Homer convinced us, his first night in our home, that he could see at least a little bit.
We adopted him many years ago, and had left him in the living room just a few minutes while we went to get him some food and water. When we returned, he was on top of the piano. The only way he could have gotten up there was to jump. He had just entered our home for the first time. How would he know how high the back of the piano was, or that there was a safe, flat surface up there? He must have at least limited shadow vision.
When he was subsequently examined by a veterinary ophthalmologist, however, she told us that his retinas were not even connected to the nerves leading to his brain. It was impossible for him to have any vision whatsoever.
It was the first of Homer's seeming miracles. In recognition of his spellbinding ways, we named him Homer, after the blind epic poet.
Homer was a loving friend and presence to the other special needs dogs and cats who live as a family in our home.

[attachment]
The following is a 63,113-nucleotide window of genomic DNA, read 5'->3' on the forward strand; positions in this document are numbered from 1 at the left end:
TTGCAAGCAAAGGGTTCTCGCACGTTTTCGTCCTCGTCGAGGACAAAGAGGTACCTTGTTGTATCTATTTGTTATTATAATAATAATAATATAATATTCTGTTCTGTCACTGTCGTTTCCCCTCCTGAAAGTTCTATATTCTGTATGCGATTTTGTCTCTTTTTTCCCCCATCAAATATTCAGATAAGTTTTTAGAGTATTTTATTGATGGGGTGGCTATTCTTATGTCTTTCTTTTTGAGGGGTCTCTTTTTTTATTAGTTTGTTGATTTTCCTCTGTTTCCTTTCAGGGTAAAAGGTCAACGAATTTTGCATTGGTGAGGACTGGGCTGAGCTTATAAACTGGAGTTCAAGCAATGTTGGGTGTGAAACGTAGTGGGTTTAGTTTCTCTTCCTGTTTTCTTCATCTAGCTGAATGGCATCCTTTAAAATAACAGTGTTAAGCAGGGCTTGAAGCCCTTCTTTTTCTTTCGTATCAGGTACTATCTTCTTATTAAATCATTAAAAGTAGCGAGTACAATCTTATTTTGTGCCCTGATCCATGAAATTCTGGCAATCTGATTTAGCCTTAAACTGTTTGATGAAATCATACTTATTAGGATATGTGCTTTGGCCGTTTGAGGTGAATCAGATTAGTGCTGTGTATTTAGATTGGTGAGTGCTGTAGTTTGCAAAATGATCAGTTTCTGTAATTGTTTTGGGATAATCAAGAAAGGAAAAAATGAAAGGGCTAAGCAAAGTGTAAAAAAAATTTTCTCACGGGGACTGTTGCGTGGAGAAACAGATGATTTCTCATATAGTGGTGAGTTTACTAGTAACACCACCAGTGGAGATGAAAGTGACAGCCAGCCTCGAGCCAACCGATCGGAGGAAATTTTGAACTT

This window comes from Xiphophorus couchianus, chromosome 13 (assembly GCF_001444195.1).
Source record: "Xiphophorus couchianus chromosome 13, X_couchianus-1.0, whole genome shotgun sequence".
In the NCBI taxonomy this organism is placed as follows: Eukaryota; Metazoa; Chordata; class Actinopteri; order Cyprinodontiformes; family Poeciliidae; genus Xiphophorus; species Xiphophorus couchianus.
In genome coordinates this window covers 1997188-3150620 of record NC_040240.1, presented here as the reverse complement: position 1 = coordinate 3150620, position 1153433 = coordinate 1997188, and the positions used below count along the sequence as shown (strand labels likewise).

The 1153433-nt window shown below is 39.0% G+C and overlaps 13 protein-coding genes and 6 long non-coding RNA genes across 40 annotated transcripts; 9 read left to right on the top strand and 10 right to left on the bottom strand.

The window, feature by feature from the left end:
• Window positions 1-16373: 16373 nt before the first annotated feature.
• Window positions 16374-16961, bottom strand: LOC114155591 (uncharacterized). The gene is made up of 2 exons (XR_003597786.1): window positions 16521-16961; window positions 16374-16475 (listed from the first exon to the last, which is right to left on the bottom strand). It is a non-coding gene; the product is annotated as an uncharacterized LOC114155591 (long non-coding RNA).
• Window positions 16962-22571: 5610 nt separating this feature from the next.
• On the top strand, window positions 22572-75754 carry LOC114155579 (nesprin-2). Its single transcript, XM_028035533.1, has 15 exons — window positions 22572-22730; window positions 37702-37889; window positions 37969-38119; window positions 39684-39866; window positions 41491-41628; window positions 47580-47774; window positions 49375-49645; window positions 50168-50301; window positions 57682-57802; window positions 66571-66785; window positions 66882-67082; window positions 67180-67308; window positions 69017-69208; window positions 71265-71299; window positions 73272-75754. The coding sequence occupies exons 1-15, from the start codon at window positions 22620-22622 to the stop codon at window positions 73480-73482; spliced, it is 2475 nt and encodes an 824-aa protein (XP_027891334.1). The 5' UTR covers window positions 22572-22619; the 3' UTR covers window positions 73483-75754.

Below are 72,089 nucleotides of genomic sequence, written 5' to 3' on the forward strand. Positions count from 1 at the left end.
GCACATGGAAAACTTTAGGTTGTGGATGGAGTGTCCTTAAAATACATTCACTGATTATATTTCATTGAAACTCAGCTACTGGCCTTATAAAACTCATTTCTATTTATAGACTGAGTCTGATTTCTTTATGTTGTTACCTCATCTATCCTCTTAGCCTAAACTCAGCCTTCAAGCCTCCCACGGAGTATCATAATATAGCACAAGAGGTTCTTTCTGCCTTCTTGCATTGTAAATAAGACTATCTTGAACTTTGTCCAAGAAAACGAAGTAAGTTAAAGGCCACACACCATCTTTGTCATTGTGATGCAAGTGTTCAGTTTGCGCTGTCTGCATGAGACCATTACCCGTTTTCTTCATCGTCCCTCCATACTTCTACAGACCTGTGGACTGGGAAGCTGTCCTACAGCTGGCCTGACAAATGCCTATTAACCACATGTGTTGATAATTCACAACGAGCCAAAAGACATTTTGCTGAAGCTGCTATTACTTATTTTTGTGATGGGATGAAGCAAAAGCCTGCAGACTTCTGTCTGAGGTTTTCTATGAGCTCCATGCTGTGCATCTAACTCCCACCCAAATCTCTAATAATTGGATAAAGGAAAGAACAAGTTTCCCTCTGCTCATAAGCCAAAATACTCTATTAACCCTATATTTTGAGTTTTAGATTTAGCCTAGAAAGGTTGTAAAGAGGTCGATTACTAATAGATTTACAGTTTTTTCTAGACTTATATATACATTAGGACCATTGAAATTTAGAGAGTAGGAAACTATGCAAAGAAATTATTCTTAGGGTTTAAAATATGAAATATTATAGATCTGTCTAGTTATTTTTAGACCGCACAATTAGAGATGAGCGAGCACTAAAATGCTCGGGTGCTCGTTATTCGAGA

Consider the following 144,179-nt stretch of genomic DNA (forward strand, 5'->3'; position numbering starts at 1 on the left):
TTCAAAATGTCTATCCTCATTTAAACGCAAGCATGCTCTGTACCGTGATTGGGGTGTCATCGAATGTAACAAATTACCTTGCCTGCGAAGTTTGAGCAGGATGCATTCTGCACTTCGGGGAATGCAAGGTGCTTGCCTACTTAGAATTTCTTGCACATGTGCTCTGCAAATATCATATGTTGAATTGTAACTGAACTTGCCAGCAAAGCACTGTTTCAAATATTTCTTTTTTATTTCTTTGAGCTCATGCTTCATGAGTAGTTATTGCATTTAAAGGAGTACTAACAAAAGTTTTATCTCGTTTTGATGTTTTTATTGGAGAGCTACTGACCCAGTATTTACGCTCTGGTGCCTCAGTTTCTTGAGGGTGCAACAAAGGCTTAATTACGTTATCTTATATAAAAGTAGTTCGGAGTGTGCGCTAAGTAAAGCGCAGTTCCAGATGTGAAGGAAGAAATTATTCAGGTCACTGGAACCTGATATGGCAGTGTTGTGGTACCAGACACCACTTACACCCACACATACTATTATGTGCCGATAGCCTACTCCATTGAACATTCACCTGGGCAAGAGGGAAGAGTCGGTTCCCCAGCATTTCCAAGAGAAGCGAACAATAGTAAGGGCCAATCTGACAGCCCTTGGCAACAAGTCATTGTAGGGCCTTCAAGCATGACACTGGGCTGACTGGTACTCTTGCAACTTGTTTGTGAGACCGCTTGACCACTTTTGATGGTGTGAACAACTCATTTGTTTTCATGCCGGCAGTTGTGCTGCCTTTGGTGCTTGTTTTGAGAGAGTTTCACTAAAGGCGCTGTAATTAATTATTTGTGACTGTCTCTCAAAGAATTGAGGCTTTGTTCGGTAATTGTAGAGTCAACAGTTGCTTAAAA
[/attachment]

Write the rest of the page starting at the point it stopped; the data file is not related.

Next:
Here he is with Danny, who had the calicivirus, survived pneumonia shortly after birth, and has some breathing difficulties:
Homer was the sweetest cat. Soon after he arrived in our home, he began waiting until we had gone to bed, then he would climb into bed, climb up on my chest, and begin kneading and purring.
Later he started jumping into my lap during the day, putting his front paws against my chest, and kneaded and purred while he rubbed his face against mine.
Now Homer has passed, we miss him dearly, and our home is not the same.
Please follow this link to see some of the other special needs dogs and cats in our home.